The Taxpayer is entitled to depreciation on the intangible assets on the actual cost incurred by it.

The HC noted the following: -



The business of manufacture and sale of incense sticks is built on an intangible experience of aroma and PF was the registered owner of various trademarks.



Tax authorities never challenged the valuation of the intangible assets nor did they doubt the genuineness of the transactions. Thus, the intangible assets have a real money value.



The HC held that the Taxpayer and the PF are different entities and that there was a transfer of intangible assets by the PF to the Taxpayer upon conversion, for a valuable consideration by way of allotment of shares.


Restrictions on quantum of depreciation in case of succession

The HC held that the provisions which restrict aggregate depreciation claim both by the predecessor and the successor, will apply only in the year of succession and if in a particular year there is no aggregate deduction then such restrictions will not apply.


Specific anti abuse provision: Explanation 3 to Section 43(1)

The HC held that the Tax Officer had neither recorded a finding to the effect that main purpose of transfer of asset was reduction of tax liability by claiming depreciation on enhanced cost nor had he obtained previous approval of the joint commissioner to disregard the enhanced price, both of which are prerequisites to invoke Explanation 3 to section 43(1) and hence the same cannot be invoked.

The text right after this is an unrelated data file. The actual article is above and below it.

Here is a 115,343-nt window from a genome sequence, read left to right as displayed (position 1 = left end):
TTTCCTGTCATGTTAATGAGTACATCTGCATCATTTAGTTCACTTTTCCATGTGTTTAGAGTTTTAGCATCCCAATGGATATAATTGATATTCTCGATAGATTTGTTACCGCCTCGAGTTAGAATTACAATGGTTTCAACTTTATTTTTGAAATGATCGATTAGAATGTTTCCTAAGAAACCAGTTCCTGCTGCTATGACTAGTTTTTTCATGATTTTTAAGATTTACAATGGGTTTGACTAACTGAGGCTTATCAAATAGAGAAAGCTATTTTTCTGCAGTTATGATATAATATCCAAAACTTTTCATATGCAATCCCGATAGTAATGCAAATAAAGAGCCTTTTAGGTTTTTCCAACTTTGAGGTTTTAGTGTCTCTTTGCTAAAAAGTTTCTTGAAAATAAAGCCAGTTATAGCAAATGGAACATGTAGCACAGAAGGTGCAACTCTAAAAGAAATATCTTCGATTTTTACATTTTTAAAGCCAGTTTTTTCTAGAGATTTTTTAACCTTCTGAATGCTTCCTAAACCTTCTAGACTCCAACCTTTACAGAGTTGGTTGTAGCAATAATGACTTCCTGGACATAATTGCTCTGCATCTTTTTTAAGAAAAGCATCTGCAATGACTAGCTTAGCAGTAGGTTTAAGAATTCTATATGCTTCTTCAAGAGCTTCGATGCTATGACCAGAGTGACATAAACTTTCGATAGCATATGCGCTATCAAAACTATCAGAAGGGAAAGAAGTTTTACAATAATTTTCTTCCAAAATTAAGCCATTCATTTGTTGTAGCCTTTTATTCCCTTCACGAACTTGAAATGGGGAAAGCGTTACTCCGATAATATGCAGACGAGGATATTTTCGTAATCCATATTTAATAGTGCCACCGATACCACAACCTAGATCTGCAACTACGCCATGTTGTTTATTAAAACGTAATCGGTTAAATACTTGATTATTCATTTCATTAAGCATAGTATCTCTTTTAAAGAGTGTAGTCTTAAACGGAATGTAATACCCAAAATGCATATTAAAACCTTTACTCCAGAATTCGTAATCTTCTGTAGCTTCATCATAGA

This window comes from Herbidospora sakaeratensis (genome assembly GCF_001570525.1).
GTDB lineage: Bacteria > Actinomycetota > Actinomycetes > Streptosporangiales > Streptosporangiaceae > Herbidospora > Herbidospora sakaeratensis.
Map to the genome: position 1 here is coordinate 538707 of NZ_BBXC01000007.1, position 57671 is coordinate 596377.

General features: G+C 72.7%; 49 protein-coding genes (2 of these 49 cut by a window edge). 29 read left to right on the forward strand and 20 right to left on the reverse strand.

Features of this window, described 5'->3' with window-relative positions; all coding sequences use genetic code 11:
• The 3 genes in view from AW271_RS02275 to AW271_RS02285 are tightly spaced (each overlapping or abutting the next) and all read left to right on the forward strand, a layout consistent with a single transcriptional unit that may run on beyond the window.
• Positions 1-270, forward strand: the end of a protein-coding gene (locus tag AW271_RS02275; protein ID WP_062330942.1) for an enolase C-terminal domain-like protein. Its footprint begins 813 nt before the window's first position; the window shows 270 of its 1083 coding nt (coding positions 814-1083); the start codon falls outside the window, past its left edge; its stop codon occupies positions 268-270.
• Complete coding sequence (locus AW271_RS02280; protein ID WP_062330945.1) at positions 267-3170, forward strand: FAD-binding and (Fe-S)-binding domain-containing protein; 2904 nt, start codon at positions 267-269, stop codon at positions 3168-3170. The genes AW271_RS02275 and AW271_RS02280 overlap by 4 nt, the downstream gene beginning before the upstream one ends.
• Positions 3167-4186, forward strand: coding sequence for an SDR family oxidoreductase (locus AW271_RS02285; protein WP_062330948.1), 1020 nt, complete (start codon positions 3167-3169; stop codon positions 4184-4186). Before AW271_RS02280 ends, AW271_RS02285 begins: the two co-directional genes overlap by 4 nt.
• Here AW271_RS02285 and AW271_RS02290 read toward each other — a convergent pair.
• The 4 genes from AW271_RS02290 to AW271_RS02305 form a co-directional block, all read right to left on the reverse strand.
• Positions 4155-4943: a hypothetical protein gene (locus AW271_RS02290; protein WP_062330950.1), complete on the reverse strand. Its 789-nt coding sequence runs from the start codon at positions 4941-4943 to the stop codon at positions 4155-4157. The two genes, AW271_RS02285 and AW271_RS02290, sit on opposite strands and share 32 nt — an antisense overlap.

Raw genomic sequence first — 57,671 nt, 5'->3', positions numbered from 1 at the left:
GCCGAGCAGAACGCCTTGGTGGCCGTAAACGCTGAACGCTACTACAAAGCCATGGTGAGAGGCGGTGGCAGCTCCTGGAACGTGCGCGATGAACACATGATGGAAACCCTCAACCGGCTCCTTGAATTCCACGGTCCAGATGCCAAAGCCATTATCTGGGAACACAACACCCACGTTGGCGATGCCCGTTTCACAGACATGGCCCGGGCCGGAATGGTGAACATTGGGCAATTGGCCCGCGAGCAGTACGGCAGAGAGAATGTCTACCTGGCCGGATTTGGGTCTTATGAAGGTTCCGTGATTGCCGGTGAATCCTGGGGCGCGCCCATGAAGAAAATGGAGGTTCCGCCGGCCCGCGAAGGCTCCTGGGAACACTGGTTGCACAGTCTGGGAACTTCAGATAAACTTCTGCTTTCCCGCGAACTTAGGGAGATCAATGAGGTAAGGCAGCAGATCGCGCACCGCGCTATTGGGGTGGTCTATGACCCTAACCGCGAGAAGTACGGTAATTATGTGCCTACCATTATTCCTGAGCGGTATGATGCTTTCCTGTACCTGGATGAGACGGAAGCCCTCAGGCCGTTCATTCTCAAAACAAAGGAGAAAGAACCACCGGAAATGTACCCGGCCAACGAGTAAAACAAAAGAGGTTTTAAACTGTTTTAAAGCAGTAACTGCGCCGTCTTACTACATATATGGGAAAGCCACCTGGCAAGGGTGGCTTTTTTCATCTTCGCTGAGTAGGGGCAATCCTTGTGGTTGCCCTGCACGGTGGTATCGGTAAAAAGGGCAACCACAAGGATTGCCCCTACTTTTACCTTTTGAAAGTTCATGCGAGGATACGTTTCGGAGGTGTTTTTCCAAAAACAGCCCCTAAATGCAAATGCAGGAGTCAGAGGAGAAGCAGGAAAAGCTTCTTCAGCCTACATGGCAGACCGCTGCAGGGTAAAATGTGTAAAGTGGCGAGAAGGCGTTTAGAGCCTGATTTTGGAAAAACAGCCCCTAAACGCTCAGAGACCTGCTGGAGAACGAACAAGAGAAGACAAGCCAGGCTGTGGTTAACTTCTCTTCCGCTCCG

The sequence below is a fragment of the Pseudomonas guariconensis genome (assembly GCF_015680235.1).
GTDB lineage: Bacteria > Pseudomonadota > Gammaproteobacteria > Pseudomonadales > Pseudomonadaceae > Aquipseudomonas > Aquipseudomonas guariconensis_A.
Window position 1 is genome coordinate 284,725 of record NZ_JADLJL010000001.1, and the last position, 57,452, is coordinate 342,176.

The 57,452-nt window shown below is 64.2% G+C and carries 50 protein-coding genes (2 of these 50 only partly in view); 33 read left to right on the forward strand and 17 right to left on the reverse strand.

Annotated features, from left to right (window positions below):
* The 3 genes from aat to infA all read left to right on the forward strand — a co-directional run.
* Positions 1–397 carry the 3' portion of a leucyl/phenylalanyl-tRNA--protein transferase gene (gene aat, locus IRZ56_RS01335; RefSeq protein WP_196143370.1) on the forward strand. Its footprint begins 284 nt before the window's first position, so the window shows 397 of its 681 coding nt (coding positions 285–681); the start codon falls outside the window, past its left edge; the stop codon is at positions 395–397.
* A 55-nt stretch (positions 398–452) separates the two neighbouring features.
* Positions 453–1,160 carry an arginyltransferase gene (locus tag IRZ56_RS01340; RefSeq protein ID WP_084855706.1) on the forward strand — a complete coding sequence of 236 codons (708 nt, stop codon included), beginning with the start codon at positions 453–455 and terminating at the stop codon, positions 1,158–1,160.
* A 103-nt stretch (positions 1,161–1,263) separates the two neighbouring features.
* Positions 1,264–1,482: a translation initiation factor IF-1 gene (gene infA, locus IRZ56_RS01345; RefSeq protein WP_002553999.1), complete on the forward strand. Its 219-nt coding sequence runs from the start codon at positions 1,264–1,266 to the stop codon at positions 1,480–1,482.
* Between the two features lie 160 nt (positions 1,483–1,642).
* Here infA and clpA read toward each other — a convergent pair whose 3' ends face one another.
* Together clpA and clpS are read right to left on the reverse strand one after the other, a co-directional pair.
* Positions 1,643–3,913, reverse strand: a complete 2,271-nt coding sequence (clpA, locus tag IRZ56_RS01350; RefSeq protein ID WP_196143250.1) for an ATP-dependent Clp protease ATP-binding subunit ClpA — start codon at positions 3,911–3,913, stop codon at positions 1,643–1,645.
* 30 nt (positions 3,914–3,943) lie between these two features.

There has been a debate regarding claim of depreciation on self generated assets which are acquired on merger, demerger and succession and whose cost in the hands of the transferor/ predecessor is NIL.


In relation thereto, the HC has clarified that even in case of acquisition of self generated assets upon conversion of firm into company, depreciation would be available on the actual cost incurred to acquire such intangible assets.


Section 43 of the IT Act, which lays down the actual cost and written down value for the purpose of claim of depreciation including for transaction of the nature of merger/ demerger. However, it does not contain a specific provision for assets acquired upon conversion of a partnership firm into a company. Thus, applicability of the ratio laid down in this ruling to self generated assets acquired under tax neutral transactions such as merger/ demerger would require closer evaluation and would also have to pass the muster of the anti abuse provisions to ensure that the intangible assets have commercial value and the transaction is not being undertaken only for the purpose of claiming enhanced depreciation.


The HC has further clarified that restriction in Section 32 on the claim of depreciation in case of merger/ demerger/ succession is applicable only in the year in which the transaction takes place and not in subsequent years.

-     Vinita Krishnan (Director) and Sanket Shah (Principal Associate)

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Vinita Krishnan (partners)